Ignatieff’s praise of civic nationalism reminds us that liberalism and nationalism were 18th century allies in a common struggle against the absolutist state that threatened both of them. By the late 19th century, however, their paths traveled in different directions. In Central and Eastern Europe, nationalist movements drew inspiration from the German Romantic and expressivist reaction to the Enlightenment, in part to create the social prerequisites for industrialisation and modernisation in predominantly peasant societies where the imperial opposition embraced a cosmopolitan lifestyle whilst retaining the economic privileges of political centralism and the ancien regime.
Ignatieff’s attempt to reconcile rationality, communal attachment and individual freedom is part of a long-standing attempt to promote liberal democracy in order to tame and dilute ethnic nationalism, the subjective ethos of ‘blood and belonging’, whose political expression is the mythic appeal of an ancient homeland from which the people have been expelled and to which they will return. For example, the canonical liberal thinker John Stuart Mill held the view that liberalism and nationalism could support one another, and that the liberal principles of individual liberty, formal equality, and the rule of law could be favourably combined with claims to national self-determination. He warned of the dangers in a political community divided over the cultural content of the nation:
Where the sentiment of nationality exists in any force, there is a prima facie case for uniting all the members of the nationality under the same government, and a government to themselves apart. This is merely saying that the question of government ought to be decided by the governed. One hardly knows what any division of the human race should be free to do if not to determine with which of the various collective bodies of human beings they choose to associate themselves.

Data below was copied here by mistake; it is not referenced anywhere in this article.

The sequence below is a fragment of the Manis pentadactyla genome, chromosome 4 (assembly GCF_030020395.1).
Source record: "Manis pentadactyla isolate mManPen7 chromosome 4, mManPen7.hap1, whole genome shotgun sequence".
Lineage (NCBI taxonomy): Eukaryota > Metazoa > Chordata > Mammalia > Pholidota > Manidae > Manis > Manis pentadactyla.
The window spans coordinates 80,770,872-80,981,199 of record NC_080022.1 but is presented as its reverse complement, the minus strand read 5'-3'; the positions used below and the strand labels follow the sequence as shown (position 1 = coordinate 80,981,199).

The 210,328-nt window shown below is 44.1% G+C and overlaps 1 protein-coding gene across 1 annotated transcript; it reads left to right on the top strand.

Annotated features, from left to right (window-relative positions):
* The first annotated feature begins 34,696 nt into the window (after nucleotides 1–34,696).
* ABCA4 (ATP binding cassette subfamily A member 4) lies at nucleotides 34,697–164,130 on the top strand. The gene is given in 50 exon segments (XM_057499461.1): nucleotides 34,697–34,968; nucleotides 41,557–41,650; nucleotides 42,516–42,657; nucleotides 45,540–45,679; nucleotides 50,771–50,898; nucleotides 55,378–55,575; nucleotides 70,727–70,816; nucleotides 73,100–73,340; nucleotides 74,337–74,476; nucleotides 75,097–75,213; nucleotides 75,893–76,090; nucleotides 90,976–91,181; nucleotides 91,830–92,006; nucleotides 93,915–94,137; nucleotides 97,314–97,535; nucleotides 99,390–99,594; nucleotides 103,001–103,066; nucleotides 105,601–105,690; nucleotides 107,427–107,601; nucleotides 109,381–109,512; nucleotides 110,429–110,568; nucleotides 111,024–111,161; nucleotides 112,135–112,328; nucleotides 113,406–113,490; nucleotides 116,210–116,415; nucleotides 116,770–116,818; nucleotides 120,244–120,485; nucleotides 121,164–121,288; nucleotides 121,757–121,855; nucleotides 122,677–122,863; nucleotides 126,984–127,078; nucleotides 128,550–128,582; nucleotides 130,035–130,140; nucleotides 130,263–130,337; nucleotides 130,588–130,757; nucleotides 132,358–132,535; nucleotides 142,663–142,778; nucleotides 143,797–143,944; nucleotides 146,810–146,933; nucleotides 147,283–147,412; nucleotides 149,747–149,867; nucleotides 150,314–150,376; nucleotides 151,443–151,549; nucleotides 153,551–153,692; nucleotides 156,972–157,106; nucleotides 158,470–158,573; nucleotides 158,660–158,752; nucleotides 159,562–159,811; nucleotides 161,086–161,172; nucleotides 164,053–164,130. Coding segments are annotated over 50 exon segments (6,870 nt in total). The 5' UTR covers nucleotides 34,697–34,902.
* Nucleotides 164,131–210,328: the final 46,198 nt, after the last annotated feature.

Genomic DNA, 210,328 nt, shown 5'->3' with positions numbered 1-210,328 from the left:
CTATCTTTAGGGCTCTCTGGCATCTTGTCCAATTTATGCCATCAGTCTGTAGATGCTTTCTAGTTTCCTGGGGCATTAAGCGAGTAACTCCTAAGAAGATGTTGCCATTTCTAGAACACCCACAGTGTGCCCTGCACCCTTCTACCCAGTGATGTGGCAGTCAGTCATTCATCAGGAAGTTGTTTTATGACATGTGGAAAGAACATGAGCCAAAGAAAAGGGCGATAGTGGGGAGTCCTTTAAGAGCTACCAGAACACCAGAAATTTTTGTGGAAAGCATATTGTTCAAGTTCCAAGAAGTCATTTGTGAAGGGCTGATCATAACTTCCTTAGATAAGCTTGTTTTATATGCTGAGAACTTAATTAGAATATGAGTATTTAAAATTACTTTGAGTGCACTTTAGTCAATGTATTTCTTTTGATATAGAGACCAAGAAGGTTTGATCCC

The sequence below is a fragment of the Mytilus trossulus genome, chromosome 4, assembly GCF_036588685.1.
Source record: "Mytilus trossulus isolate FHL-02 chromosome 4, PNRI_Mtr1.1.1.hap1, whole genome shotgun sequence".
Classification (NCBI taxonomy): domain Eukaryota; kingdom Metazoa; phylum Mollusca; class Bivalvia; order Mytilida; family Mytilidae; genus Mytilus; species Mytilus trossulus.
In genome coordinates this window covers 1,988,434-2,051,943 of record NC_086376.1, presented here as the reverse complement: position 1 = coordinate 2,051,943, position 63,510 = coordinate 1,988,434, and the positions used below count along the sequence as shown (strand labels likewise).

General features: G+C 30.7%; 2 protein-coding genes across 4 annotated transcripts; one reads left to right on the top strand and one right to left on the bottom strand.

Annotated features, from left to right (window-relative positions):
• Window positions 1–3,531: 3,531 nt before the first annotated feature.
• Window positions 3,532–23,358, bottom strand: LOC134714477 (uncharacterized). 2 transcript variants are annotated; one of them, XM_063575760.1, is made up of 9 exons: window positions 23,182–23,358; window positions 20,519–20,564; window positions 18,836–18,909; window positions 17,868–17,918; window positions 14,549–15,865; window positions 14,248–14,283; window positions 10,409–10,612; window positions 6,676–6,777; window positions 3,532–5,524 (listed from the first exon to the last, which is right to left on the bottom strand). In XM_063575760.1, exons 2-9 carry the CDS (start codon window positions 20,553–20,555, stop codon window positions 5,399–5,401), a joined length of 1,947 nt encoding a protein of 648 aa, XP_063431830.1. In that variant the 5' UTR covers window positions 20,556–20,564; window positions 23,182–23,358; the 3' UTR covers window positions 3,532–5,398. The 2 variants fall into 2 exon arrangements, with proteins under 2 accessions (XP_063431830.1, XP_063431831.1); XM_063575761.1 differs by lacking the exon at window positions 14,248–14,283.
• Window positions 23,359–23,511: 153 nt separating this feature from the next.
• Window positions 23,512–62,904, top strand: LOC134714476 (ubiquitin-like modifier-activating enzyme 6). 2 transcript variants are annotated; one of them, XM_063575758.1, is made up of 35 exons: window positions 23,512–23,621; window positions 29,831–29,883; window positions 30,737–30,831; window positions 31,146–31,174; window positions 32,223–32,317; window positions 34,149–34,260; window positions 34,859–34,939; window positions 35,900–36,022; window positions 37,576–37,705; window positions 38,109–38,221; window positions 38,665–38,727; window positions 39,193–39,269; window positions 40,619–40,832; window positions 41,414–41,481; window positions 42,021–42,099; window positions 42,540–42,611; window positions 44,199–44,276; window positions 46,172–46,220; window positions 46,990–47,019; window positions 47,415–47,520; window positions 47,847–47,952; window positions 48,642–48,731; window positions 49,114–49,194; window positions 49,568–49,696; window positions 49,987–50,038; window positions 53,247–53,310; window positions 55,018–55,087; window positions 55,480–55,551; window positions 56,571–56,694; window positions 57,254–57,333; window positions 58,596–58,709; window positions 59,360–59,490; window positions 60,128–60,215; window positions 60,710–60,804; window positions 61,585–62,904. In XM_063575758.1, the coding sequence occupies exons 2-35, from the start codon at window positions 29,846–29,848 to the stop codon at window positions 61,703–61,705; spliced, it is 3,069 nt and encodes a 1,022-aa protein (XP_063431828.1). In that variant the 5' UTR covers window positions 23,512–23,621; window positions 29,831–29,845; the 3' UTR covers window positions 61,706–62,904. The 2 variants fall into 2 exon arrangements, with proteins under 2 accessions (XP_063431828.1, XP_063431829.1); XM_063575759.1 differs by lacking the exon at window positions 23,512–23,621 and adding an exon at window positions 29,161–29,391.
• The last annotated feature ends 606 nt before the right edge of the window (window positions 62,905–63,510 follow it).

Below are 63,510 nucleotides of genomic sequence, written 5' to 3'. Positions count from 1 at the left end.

Joining nationality, self-determination and democracy in this way led Mill to claim that:
[f]ree institutions are next to impossible in a country made up of different nationalities. Among a people without fellow feeling, especially if they read and speak different languages, the united public opinion, necessary to the working of representative government, cannot exist.
Some contemporary liberals argue for the importance of national rights to self-determination on the ground that nationality is constitutive of individuals. This approach is exemplified by the work of theorists such as Tamir and owes much to Lockean and Kantian liberal traditions in combination with some distinctively communitarian claims. Liberal nationalists accept the primacy of individual rights to self-determination as the ground for legitimacy of any given political order. However, they interpret the Kantian respect for individual autonomy to include respect for national identity, which in turn implies the right to nationhood and nationality. Nevertheless, the ideal element in Kantian conceptions of individual autonomy acts as a counterweight to the notion of absolute respect for nationality and links liberal nationalism with liberal internationalism. It promotes liberal nation-states made up of liberal individuals, and not nationality.
In light of the profound differences between realism and liberal internationalism, how much faith can we have that ethnic nationalism will be diluted into civic forms of self-determination via the engines of democracy and global capitalism? There are two reasons for scepticism. First, as a number of critics have observed, there is some danger that the policy implications of one liberal recipe for world order – the promotion of democracy – may be anything but benign. For if democratic states are inherently peaceful, it follows that states that are anything but democratic (and the latter outnumber the former by at least three to one) are inherently prone to war. If the negative correlation between democracy and war comes as close to an iron law as international relations scholars are likely to find, it is certainly not the case that this cosy relationship holds between democracies and non-democratic states.